By Eli Burakian ’00
The students stepped off the bus and gasped. It had been cold when they left Hanover two days earlier, but here, at the base of the Groulx Mountains in far northern Quebec, it was really cold. And for the next week, it was not going to get much warmer, as temperatures would rarely reach double digits and occasionally drop to 20 or 30 below zero. But that, after all, was why they were here—to test themselves in extreme conditions.
During the day, students explored the Groulx region on backcountry skis. (Photo by Eli Burakian ’00)
During this spring break trip to Quebec, the students would learn how to use snowshoes and skis to travel through the backcountry, how to cut and chop wood, how to set up a tent, and how to do all this in bitterly cold conditions. They were taking part in the 25th annual trip to the Groulx Mountains organized by Dartmouth’s Outdoor Programs Office (OPO). Almost every one of those years, the trip has been led by Brian Kunz, deputy director of the OPO.
“I do this every year because it is such a profound experience for students,” Kunz says. “Students learn how to work together so they can be comfortable in this demanding environment.”
It took two days of travel for the students to reach their destination in northern Quebec
The group that traveled north this year was a cosmopolitan bunch, but for the most part, not one experienced in cold-weather camping. The students included a first-year from China, a fourth-year from Sweden, two second-years from Maryland, two undergraduates from South Korea at Dartmouth on an exchange program, and two Tuck students from the United Kingdom.
It took two full days of driving to reach their first destination—a cabin built and owned by Michel Denis, a longtime guide in the Groulx region. Then, for a couple of days, the students stayed at the cabin and learned how to get water from a frozen stream, how to chop trees for firewood, and how to travel safely on skis. Most importantly, the time at the cabin was a sort of test, allowing the students to get to know each other and learn the basic skills they would need when they left the cabin for the backcountry.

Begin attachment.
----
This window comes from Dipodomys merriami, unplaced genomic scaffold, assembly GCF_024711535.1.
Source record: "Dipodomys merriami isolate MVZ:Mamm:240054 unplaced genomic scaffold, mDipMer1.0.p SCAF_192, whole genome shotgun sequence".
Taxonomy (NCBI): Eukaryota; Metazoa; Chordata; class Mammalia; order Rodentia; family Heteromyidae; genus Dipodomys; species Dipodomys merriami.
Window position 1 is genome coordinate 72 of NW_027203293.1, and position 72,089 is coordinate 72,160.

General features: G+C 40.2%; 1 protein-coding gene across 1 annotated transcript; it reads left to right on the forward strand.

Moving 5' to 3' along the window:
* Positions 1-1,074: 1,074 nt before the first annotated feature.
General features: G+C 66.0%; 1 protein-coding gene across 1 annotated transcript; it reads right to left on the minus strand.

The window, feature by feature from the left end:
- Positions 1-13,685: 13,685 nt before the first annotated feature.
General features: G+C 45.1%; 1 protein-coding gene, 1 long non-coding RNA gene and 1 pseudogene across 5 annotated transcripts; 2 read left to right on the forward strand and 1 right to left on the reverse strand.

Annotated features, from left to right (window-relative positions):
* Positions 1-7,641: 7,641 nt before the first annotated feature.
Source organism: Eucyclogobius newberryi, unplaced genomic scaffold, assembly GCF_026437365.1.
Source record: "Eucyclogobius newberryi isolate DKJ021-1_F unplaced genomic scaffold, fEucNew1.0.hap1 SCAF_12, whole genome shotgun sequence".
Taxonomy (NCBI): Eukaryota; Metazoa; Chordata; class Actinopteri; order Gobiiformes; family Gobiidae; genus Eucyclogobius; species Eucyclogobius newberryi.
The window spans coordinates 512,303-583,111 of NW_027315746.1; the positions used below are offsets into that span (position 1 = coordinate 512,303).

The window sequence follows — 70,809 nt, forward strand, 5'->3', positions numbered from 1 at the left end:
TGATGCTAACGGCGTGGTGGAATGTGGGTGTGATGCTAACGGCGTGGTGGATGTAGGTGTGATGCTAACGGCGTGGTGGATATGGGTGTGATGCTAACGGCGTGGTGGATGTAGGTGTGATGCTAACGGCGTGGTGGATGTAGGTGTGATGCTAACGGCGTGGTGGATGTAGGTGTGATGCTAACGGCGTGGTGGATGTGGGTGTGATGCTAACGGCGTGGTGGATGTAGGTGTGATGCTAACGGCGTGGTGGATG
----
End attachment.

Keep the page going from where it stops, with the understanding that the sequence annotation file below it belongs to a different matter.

Fredrick Eriksson ’16 signals that the stove pipe is ready to put through the hole in the tent.” (Photo by Eli Burakian ’00)
Given how mild this past winter was in New England, the students might have expected to find warmer than usual conditions in Quebec as well. They didn’t. At 52 degrees north latitude, the Groulx has much harsher winter conditions than New England, and this year the snowpack was up to 10 feet deep by mid-March.
Shuoqi Chen ’18, who came to Dartmouth from China, was amazed by the amount of snow. “I’m pretty sure it’s more than all the snow my mom, my dad, my grandfather, and I have ever seen our entire lives,” he said.
After three days at the cabin, the students loaded up sleds and backpacks and headed for the backcountry, where they erected a large tent—their home for the next few nights.
During the days, the group explored the area by skis. A nearby plateau provided an otherworldly experience. The rolling terrain was punctuated by steep cliffs and trees poking out of expanses of snow. A fierce wind took bites out of even the smallest bit of exposed skin, underlining the importance of appropriate clothing and gear.
For Lily Xu ’18, who had little experience exploring the outdoors before coming to Dartmouth, the trip offered more than a chance to learn the skills of skiing and living in extremely cold conditions. “I have learned how to best work with group dynamics,” she says. “Being on a trip like this has really made me a lot more comfortable being able to adapt to different environments.”
Fredrik Eriksson ’16, who served as the assistant leader of the trip, echoes Xu’s sentiments. “What I’m taking away from this trip, and what I appreciate the most about these kinds of outdoor activities, is building community.”
See more photos from the trip on Dartmouth’s flickr site.